Solubility is important too - look at how much table salt dissolves in each solvent. Water is excellent for dissolving what we call ionic compounds - thinks with charges that split in water and disperse really well - but what water can't do is dissolve greasy molecules. Think back to the surgical spirit with castor oil in it - you can dissolve oils (and thus oil-based inks like Ranger Archival) in alcohols really easily but they don't dissolve in water - this is the basis of many cool techniques. If you want to try these, iso-propanol is generally better as those greasy molecules like water-insoluble dyes generally prefer dissolving in it than in ethanol so you'll be able to get better results. The partition coefficient is a related measure - this is a measure of if you give a chemical a choice of dissolving in water or in a greasy alcohol (octan-1-ol), will it pick the water (lower numbers) or the greasy solvent (higher numbers) - you can see from the table that iso-propanol likes all things greasy and keep this in mind - oil pastels, oil paints, gel pastels, crayons - anything waxy or greasy can get swollen, dissolved or lifted by iso-propanol but far less so by ethanol and not at all by water - this CAN be a huge benefit but it can also be a nightmare when a few drops ruin your work.

The bottom line - which is best for what?
Use ethanol when you want fast-drying and you want your alcohol to travel pretty far on wet paper leaving you bigger 'bubbles'.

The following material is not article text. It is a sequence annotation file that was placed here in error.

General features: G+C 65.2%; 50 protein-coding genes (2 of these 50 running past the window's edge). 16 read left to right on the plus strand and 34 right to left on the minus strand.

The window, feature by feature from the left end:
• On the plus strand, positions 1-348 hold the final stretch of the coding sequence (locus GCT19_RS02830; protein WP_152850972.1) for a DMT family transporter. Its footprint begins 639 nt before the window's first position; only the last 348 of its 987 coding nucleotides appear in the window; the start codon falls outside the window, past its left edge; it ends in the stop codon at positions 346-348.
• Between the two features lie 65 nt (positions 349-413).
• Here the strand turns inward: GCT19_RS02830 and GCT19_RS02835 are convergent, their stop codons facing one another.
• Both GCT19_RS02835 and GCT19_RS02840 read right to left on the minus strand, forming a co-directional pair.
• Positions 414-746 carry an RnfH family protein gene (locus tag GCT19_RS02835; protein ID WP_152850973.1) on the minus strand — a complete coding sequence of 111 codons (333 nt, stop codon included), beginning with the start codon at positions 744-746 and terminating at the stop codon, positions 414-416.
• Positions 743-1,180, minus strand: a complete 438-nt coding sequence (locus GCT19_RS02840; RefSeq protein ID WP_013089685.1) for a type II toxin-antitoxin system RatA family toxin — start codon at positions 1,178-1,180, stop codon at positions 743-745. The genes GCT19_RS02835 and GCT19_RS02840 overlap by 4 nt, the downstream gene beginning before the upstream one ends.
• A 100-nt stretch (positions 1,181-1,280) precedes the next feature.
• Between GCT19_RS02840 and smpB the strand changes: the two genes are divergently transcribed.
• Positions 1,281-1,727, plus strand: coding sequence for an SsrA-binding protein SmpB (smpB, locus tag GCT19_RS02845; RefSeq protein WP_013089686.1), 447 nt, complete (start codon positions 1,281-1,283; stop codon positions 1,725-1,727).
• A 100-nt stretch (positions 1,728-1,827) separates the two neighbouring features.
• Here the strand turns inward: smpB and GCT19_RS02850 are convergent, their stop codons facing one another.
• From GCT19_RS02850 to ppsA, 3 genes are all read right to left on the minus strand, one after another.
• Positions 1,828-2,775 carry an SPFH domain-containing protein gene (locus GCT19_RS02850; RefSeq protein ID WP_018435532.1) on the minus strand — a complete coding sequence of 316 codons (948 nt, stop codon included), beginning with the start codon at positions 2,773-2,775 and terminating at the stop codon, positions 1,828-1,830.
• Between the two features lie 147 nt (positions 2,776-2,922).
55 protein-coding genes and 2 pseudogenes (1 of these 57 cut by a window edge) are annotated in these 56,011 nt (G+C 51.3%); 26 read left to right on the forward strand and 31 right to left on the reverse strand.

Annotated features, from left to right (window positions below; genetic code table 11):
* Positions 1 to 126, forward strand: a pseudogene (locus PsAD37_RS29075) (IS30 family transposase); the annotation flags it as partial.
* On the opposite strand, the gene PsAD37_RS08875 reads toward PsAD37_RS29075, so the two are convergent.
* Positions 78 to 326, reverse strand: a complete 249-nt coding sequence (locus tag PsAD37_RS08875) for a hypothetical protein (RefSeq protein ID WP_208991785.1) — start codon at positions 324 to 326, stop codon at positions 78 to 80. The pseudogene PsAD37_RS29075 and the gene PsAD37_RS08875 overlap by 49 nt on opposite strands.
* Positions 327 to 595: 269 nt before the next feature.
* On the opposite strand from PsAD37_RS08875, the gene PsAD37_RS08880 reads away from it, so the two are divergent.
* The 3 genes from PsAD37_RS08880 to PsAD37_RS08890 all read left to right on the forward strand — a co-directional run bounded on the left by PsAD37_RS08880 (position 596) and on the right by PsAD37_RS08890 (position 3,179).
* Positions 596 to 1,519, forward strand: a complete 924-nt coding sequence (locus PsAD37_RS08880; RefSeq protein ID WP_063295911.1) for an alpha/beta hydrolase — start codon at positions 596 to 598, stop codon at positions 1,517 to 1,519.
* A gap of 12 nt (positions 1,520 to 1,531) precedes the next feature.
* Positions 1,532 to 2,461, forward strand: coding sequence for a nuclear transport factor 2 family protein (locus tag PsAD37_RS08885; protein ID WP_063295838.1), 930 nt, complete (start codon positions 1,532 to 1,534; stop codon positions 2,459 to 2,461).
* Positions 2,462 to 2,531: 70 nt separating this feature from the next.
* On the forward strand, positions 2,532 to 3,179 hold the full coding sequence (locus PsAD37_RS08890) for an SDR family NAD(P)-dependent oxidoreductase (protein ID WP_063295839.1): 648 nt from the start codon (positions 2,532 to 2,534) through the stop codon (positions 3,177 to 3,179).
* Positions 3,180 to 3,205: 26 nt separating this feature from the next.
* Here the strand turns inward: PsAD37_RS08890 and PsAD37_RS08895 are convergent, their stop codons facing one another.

Use iso-propanol when drying time doesn't matter so much and when you want denser, smaller 'bubbles' in watercolour. This alcohol is better for dissolving oil-based dye inks like Ranger Archival - whilst ethanol will work, you may need to use more of it to get the dye to dissolve fully.

But I live in the UK - what can I use instead of surgical spirit?
You can use Ranger's Alcohol Blending Solution (which contains a mix of ethanol and iso-propanol with some other solvents to thicken it up a little bit so that it evaporates a bit more slowly) - but this is quite costly at around £5 per 100mL (£50 per litre!), so if you need a lot, you can buy various cheap 70-99% (v/v) iso-propanol solutions on UK Amazon - but you won't see them in shops very often. If you buy the 99.0% version or the 99.9% version, you need to dilute them for use as follows:

To make 90% from 99.0 or 99.9%, just mix 9 parts with 1 part water - store away from children in a clearly labelled jar and store away from heat or naked flames. If you want 70% too so that you can use it for cleaning brushes, it's just 7 parts of the 99.0% with 3 parts water.

Hope that this helps - you can use the store below to pick up any items you may need!